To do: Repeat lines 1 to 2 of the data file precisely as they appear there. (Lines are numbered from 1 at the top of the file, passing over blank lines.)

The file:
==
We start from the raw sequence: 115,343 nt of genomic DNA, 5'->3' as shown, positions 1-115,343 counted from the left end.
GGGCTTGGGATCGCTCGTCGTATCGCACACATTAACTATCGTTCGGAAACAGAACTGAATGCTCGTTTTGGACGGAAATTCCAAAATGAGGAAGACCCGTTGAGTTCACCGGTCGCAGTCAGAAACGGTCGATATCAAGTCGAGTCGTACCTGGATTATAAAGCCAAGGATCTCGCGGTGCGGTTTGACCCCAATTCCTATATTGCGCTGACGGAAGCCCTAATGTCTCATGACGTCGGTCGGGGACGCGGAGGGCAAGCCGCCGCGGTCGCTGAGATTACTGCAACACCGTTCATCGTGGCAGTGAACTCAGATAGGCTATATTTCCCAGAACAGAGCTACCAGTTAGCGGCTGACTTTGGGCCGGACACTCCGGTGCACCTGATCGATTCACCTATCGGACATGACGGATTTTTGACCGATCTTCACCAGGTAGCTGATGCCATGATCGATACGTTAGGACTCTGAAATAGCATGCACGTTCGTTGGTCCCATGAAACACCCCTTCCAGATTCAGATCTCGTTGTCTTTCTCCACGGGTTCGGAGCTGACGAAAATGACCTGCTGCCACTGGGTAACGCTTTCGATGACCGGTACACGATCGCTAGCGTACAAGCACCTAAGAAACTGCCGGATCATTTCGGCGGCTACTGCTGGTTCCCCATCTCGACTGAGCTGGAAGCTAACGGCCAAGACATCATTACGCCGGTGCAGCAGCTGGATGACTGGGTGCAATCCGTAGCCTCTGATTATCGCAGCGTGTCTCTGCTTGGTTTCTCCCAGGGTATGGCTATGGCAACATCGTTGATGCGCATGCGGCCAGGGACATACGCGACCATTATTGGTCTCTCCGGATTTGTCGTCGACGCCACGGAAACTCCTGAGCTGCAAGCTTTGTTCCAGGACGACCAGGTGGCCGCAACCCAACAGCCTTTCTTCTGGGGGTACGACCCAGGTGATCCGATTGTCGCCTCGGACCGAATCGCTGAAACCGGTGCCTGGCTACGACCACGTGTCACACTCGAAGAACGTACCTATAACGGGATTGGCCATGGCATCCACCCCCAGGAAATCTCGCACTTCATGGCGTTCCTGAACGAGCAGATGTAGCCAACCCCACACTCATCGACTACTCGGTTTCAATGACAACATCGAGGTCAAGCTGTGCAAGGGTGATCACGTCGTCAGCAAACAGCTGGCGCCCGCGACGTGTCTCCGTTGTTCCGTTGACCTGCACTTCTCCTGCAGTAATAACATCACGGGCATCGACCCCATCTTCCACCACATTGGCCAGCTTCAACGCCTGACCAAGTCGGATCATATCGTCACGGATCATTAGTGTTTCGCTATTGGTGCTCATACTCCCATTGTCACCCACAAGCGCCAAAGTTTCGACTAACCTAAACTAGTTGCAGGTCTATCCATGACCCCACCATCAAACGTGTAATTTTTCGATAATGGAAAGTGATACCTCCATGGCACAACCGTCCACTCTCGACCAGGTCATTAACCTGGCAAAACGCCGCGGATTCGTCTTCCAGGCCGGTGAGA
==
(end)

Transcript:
We start from the raw sequence: 115,343 nt of genomic DNA, 5'->3' as shown, positions 1-115,343 counted from the left end.
GGGCTTGGGATCGCTCGTCGTATCGCACACATTAACTATCGTTCGGAAACAGAACTGAATGCTCGTTTTGGACGGAAATTCCAAAATGAGGAAGACCCGTTGAGTTCACCGGTCGCAGTCAGAAACGGTCGATATCAAGTCGAGTCGTACCTGGATTATAAAGCCAAGGATCTCGCGGTGCGGTTTGACCCCAATTCCTATATTGCGCTGACGGAAGCCCTAATGTCTCATGACGTCGGTCGGGGACGCGGAGGGCAAGCCGCCGCGGTCGCTGAGATTACTGCAACACCGTTCATCGTGGCAGTGAACTCAGATAGGCTATATTTCCCAGAACAGAGCTACCAGTTAGCGGCTGACTTTGGGCCGGACACTCCGGTGCACCTGATCGATTCACCTATCGGACATGACGGATTTTTGACCGATCTTCACCAGGTAGCTGATGCCATGATCGATACGTTAGGACTCTGAAATAGCATGCACGTTCGTTGGTCCCATGAAACACCCCTTCCAGATTCAGATCTCGTTGTCTTTCTCCACGGGTTCGGAGCTGACGAAAATGACCTGCTGCCACTGGGTAACGCTTTCGATGACCGGTACACGATCGCTAGCGTACAAGCACCTAAGAAACTGCCGGATCATTTCGGCGGCTACTGCTGGTTCCCCATCTCGACTGAGCTGGAAGCTAACGGCCAAGACATCATTACGCCGGTGCAGCAGCTGGATGACTGGGTGCAATCCGTAGCCTCTGATTATCGCAGCGTGTCTCTGCTTGGTTTCTCCCAGGGTATGGCTATGGCAACATCGTTGATGCGCATGCGGCCAGGGACATACGCGACCATTATTGGTCTCTCCGGATTTGTCGTCGACGCCACGGAAACTCCTGAGCTGCAAGCTTTGTTCCAGGACGACCAGGTGGCCGCAACCCAACAGCCTTTCTTCTGGGGGTACGACCCAGGTGATCCGATTGTCGCCTCGGACCGAATCGCTGAAACCGGTGCCTGGCTACGACCACGTGTCACACTCGAAGAACGTACCTATAACGGGATTGGCCATGGCATCCACCCCCAGGAAATCTCGCACTTCATGGCGTTCCTGAACGAGCAGATGTAGCCAACCCCACACTCATCGACTACTCGGTTTCAATGACAACATCGAGGTCAAGCTGTGCAAGGGTGATCACGTCGTCAGCAAACAGCTGGCGCCCGCGACGTGTCTCCGTTGTTCCGTTGACCTGCACTTCTCCTGCAGTAATAACATCACGGGCATCGACCCCATCTTCCACCACATTGGCCAGCTTCAACGCCTGACCAAGTCGGATCATATCGTCACGGATCATTAGTGTTTCGCTATTGGTGCTCATACTCCCATTGTCACCCACAAGCGCCAAAGTTTCGACTAACCTAAACTAGTTGCAGGTCTATCCATGACCCCACCATCAAACGTGTAATTTTTCGATAATGGAAAGTGATACCTCCATGGCACAACCGTCCACTCTCGACCAGGTCATTAACCTGGCAAAACGCCGCGGATTCGTCTTCCAGGCCGGTGAGA